Beckham for Belstaff

By Adam Friday 27th Jun, 2014

Entry by Tom Jones Follow @Jones219T 

Since 1924, Belstaff has been synonymous with stylish motorbiking gear. More recently, however, it’s been popularised by the Hollywood set; many famous actors have been seen wearing them in films, (Brad Pitt & Daniel Radcliffe, anyone?) and others have been seen wearing them when not on set (George Clooney, for instance). Even the Pope has been seen wearing a Belstaff coat. Not that cool, I’ll grant you, but come on. It’s got Papal approval.

So Belstaff decided to allow one of their celebrity appreciators a hand at designing some products for them, eventually deciding on David Beckham, who first fell in love with Belstaff after finding a vintage Belstaff motorbike jacket. The fact David Beckham is noted for his good dress sense, along with the fact that this is not the first time a Beckham has designed clothes, I’ve no doubt allowing him to design a range was seen as a good idea.


And I believe, on the whole, it was. When we think of Beckham now, we think of a black and white photo of him modelling something and looking irritatingly handsome.  You know -the ones that your girlfriend says she doesn’t like, but secretly and lustily eyeballs when you aren’t looking. You can see that transferred to these designs – they are monochrome, all in very subdued colours and all with a plain look about them. This collection has gone for a combination of minimalist simplicity and retro revival and have melded the two admirably well. Their t-shirts apply to the more minimalist school but they know their place; they are perfect for the ‘cool, but trying not to look like you are trying’ pared down look.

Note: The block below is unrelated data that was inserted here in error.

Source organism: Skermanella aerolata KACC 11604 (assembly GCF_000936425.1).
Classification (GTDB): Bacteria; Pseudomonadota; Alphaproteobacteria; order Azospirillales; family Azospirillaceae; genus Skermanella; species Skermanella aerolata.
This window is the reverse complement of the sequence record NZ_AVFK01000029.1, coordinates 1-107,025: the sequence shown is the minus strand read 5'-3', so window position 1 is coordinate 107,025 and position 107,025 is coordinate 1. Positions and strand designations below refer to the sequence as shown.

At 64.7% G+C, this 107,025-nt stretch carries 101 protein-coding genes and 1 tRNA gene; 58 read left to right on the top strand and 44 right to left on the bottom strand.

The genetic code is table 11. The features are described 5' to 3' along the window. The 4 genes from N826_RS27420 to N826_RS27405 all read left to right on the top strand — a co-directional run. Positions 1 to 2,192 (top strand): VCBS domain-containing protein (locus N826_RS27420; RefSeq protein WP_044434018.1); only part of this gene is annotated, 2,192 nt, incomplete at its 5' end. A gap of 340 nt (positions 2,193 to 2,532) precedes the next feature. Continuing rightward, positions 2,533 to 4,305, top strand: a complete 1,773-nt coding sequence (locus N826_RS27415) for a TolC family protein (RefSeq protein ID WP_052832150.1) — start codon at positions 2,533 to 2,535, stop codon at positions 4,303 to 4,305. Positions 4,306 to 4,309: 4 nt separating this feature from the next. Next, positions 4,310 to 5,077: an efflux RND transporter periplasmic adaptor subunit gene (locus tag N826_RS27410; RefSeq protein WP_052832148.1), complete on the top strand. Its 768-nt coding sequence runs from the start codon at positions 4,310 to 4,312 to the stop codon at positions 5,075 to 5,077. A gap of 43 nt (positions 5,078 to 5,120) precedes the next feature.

The jackets have obvious heritage, not just to the Belstaff range but to the obvious cool that generations of motorbike riders have gifted to the black, short leather jacket.  The belted Marshfield Jacket is derived from the range of English jackets that Belstaff and Barbour have made famous -they’d look better with polished aluminium, rather than chrome (this makes the jackets immediately associated with Café Racer tradition, rather than the U.S. Biker Gangs). It doesn’t look like a pure motorbike jacket at first glance – it seems to look more like a traditional Barbour country jacket. However, it is very close to what the original Café Racers would wear. The Stannard jacket seems to hark back to Italian racers – this is evident from the double breast pockets and from the exposed traditionally placed zip. It isn’t hard to picture it in Ducati red, or atop a vintage Moto Guzzi.  The Kendal Jacket’s line of descendent is obvious; it is obviously a descendent of the Perfecto jacket that Marlon Brando made so famous in ‘The Wild One’. Whilst by no means being a carbon copy or a poor imitation, the Kendal offers fantastic alternative. The Perfecto style has become something of a cliché but this jacket takes the cool look of the original whilst being different enough not to be caught in the same tired out bracket.121963

Finally we examine the lower portions (ahem). The Harpton jeans provide a great alternative to the tyranny of leather trousers for bikers (don’t forget that this range is actually practical for riding as well!). I’ve never liked leather Biker’s trousers, I think they make most men look downright weird. They usually are too tightfitting or just ugly; I realise this is a largely practical problem but it doesn’t alter the fact that leather trousers are possibly as painful to look at as they are to wear. The jeans in this collection therefore offer bikers an alternative that is both practical and stylish – something that has been missing for a while.

They would look good when coupled with the boots from the same collection; both posses a stylised faded and worn effect; a kind of industrial appeal. The boots would work as a casual boot with jeans, but I think you would be hard pressed to find another use for them in your wardrobe (unless you ride a motorbike, obviously).

This collection has much to offer if you are looking for something different. It manages to avoid the tired old ‘classic’ design points of biking wear (lots of zips, studs etc,) and for that, it should be appreciated. A must for well-dressed biker-or